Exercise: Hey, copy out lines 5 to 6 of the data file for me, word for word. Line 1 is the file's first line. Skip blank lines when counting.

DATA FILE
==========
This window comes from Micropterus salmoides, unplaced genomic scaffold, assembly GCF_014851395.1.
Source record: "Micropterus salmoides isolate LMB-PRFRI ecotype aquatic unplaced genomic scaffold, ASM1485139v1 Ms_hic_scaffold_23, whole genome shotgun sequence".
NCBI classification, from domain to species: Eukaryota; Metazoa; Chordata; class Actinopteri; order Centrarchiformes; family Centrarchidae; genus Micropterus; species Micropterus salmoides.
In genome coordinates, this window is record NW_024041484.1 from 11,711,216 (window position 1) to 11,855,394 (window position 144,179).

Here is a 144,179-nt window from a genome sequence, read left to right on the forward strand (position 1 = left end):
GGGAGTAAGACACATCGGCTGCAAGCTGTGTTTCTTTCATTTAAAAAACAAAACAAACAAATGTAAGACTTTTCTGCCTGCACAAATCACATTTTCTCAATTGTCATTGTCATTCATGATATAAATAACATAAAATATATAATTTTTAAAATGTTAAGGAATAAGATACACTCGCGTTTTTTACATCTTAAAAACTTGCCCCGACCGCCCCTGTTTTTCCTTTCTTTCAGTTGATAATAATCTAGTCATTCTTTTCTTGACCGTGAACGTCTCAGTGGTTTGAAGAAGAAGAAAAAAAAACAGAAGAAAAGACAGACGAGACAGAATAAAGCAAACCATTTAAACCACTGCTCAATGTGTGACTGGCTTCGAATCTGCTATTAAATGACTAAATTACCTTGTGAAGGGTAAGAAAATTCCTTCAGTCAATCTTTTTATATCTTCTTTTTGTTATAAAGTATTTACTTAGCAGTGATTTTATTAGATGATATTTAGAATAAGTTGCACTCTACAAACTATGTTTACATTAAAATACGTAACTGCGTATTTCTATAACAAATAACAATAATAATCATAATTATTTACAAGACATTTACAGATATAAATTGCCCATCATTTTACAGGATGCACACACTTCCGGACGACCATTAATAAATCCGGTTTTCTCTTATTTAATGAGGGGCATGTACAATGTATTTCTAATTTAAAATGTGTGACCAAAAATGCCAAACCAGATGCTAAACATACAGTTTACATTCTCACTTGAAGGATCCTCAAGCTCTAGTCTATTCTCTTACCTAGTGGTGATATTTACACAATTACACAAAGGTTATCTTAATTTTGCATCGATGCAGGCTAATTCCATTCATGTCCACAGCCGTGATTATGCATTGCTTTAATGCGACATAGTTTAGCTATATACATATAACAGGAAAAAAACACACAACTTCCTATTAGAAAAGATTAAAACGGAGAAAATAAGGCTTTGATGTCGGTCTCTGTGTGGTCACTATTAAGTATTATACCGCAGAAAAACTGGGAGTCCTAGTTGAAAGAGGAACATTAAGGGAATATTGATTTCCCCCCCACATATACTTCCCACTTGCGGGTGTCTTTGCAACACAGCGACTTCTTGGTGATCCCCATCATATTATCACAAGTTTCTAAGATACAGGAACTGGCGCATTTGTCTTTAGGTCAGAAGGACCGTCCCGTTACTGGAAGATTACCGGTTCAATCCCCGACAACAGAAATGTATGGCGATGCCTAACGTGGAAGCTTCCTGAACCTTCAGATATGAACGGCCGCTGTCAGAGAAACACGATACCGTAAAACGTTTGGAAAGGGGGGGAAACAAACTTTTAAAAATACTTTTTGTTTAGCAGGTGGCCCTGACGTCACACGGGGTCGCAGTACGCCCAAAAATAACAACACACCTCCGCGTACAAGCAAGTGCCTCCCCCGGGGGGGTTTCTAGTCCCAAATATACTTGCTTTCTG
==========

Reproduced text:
Here is a 144,179-nt window from a genome sequence, read left to right on the forward strand (position 1 = left end):
GGGAGTAAGACACATCGGCTGCAAGCTGTGTTTCTTTCATTTAAAAAACAAAACAAACAAATGTAAGACTTTTCTGCCTGCACAAATCACATTTTCTCAATTGTCATTGTCATTCATGATATAAATAACATAAAATATATAATTTTTAAAATGTTAAGGAATAAGATACACTCGCGTTTTTTACATCTTAAAAACTTGCCCCGACCGCCCCTGTTTTTCCTTTCTTTCAGTTGATAATAATCTAGTCATTCTTTTCTTGACCGTGAACGTCTCAGTGGTTTGAAGAAGAAGAAAAAAAAACAGAAGAAAAGACAGACGAGACAGAATAAAGCAAACCATTTAAACCACTGCTCAATGTGTGACTGGCTTCGAATCTGCTATTAAATGACTAAATTACCTTGTGAAGGGTAAGAAAATTCCTTCAGTCAATCTTTTTATATCTTCTTTTTGTTATAAAGTATTTACTTAGCAGTGATTTTATTAGATGATATTTAGAATAAGTTGCACTCTACAAACTATGTTTACATTAAAATACGTAACTGCGTATTTCTATAACAAATAACAATAATAATCATAATTATTTACAAGACATTTACAGATATAAATTGCCCATCATTTTACAGGATGCACACACTTCCGGACGACCATTAATAAATCCGGTTTTCTCTTATTTAATGAGGGGCATGTACAATGTATTTCTAATTTAAAATGTGTGACCAAAAATGCCAAACCAGATGCTAAACATACAGTTTACATTCTCACTTGAAGGATCCTCAAGCTCTAGTCTATTCTCTTACCTAGTGGTGATATTTACACAATTACACAAAGGTTATCTTAATTTTGCATCGATGCAGGCTAATTCCATTCATGTCCACAGCCGTGATTATGCATTGCTTTAATGCGACATAGTTTAGCTATATACATATAACAGGAAAAAAACACACAACTTCCTATTAGAAAAGATTAAAACGGAGAAAATAAGGCTTTGATGTCGGTCTCTGTGTGGTCACTATTAAGTATTATACCGCAGAAAAACTGGGAGTCCTAGTTGAAAGAGGAACATTAAGGGAATATTGATTTCCCCCCCACATATACTTCCCACTTGCGGGTGTCTTTGCAACACAGCGACTTCTTGGTGATCCCCATCATATTATCACAAGTTTCTAAGATACAGGAACTGGCGCATTTGTCTTTAGGTCAGAAGGACCGTCCCGTTACTGGAAGATTACCGGTTCAATCCCCGACAACAGAAATGTATGGCGATGCCTAACGTGGAAGCTTCCTGAACCTTCAGATATGAACGGCCGCTGTCAGAGAAACACGATACCGTAAAACGTTTGGAAAGGGGGGGAAACAAACTTTTAAAAATACTTTTTGTTTAGCAGGTGGCCCTGACGTCACACGGGGTCGCAGTACGCCCAAAAATAACAACACACCTCCGCGTACAAGCAAGTGCCTCCCCCGGGGGGGTTTCTAGTCCCAAATATACTTGCTTTCTG